On our previous issue, we have discussed regulations of the pet food industry and introduced the elements of pet food packaging which includes Best Before Date and what it really means; Display Panel that faces the aisle for you to see; and the Information Panel located in not-so-obvious places on the side or back of the package.
For this month’s issue, let’s take a closer look at the truth behind the words used by pet food manufacturers to convince you that their product is what’s best for your pet. We will explore the real deal behind the ‘complete and balanced diet’ – a much-used term in the pet food industry.
What do you envision for your pet’s health when you see the word ‘complete and balanced diet’?
Many consumers would feel comfortable purchasing pet food products labelled as ‘complete and balanced diet’, thinking they’re making the right choice.
The Association of American Feed Control Officers (AAFCO) regulates the words that manufacturers can use to name and describe certain ingredients and food benefits.
With that in mind, what does ‘complete and balanced diet’ really mean for the guaranteed nutritional quality for your pet? The words ‘complete and balanced diet’ implies that the food meets one or more of the following AAFCO criteria:
- The food provides the proper amount of nutrients for all life stages as per AAFCO requirements. OR
- The manufacturer has proven or is in the process of proving nutritional adequacy of the pet food via AAFCO-recognized feeding trials. OR
- The food is “nutritionally similar” to another member of an AAFCO approved product family.
Let’s analyze each criteria individually and learn more about manufacturing practices related to the pet food industry.
1. Proper amount of nutrients for all life stages.
AAFCO requires ingredients to be listed in descending order before processing. Ingredients and nutrient requirements are not required to be linked to life stage. And in spite of the label ‘all life stages’, some nutrient requirements may not be sufficient to meet a critical life stage for your pet (e.g. puppy or senior).
Similarly, percent content is required only for the macro ingredients (protein, fat, carbohydrates). Not all ingredients are listed and may be bio-available to your pet. Ingredients list generally do not consider breed-specific digestibility, regardless of what the food is named.
Food labeled as breed-specific is about marketing rather than nutritional needs. For example the name ‘Prescription Diet’is a trademark related to marketing but has no relationship to therapeutic, medicinal or nutritional value.
Some ingredients (e.g. meat) may be wet when added and most of the moisture is removed during processing. Whole chicken, beef or lamb listed as the first ingredient on many dog food labels, may represent up to 78% of the food content by weight and may be reduced to 10% after processing.
Rice is dry when added and is often listed after meat (chicken, lamb or beef) in the ingredients list. However, after processing, it changes and in reality, can be greater than meat by weight. This means that a food labeled as ‘chicken and rice’ may actually contain more rice than chicken.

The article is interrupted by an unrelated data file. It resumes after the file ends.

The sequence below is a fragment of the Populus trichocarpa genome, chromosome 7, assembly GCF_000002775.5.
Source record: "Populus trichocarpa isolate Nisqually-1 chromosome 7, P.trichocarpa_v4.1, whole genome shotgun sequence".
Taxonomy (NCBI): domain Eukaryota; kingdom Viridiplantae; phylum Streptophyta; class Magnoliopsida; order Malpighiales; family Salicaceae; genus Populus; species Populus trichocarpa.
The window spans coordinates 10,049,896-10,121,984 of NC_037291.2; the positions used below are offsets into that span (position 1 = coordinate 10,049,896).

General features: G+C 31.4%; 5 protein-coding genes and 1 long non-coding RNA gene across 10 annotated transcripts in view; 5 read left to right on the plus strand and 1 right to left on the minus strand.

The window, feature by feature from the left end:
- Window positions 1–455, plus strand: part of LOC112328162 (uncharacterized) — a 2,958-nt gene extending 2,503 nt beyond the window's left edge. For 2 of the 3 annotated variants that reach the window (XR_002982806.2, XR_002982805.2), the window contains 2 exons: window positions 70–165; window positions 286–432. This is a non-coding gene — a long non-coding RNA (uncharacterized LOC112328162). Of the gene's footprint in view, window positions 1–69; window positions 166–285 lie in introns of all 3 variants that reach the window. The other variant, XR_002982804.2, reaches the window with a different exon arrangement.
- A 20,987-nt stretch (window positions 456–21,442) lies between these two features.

If the meat ingredient is listed as meal (e.g. chicken meal, lamb meal, beef meal, fish meal), the moisture has been removed before processing and the actual weight and order of occurrence is more accurate.
2. Feeding Trials.
AAFCO requires that eight dogs undergo feed trials for a period of 26 consecutive months. During the trial period, up to 20% of the animals can be removed for any reason without explanation. When the animals are removed, the feed trial continues uninterrupted.
The remaining six animals in the study must retain 15% of their body weight and blood chemistry to meet the criteria for approval. However, weight gain is not considered and the animals can gain more than 15% of their body weight during the trial. Since weight gain is not a required criterion under AAFCO rules, it does not have to be reported. Meanwhile, blood chemistry must not decline more than 15%.
Test feeding six to eight dogs, over a period of 26 weeks, without a control group for comparison does not even come close to providing a scientifically valid sample size or test period to accurately assess … ANYTHING.
3. Nutritionally similar.
Manufacturers are allowed to group foods that they claim to be ‘nutritionally similar’ into families of foods. It allows them to bypass any AAFCO feed testing. They only need to prove that the ingredients of the newly-produced item are within the range of a previously tested food.
The process of ‘grouping’ is the most cost-efficient approach for pet food manufacturers to bring budget priced foods to market, under their flagship name but with a different sub-title.
Pet food labels can be tricky and misleading so don’t be fooled! For our next issue, we will provide a more detailed explanation of the ingredients list and what it really means to the quality of your pet food.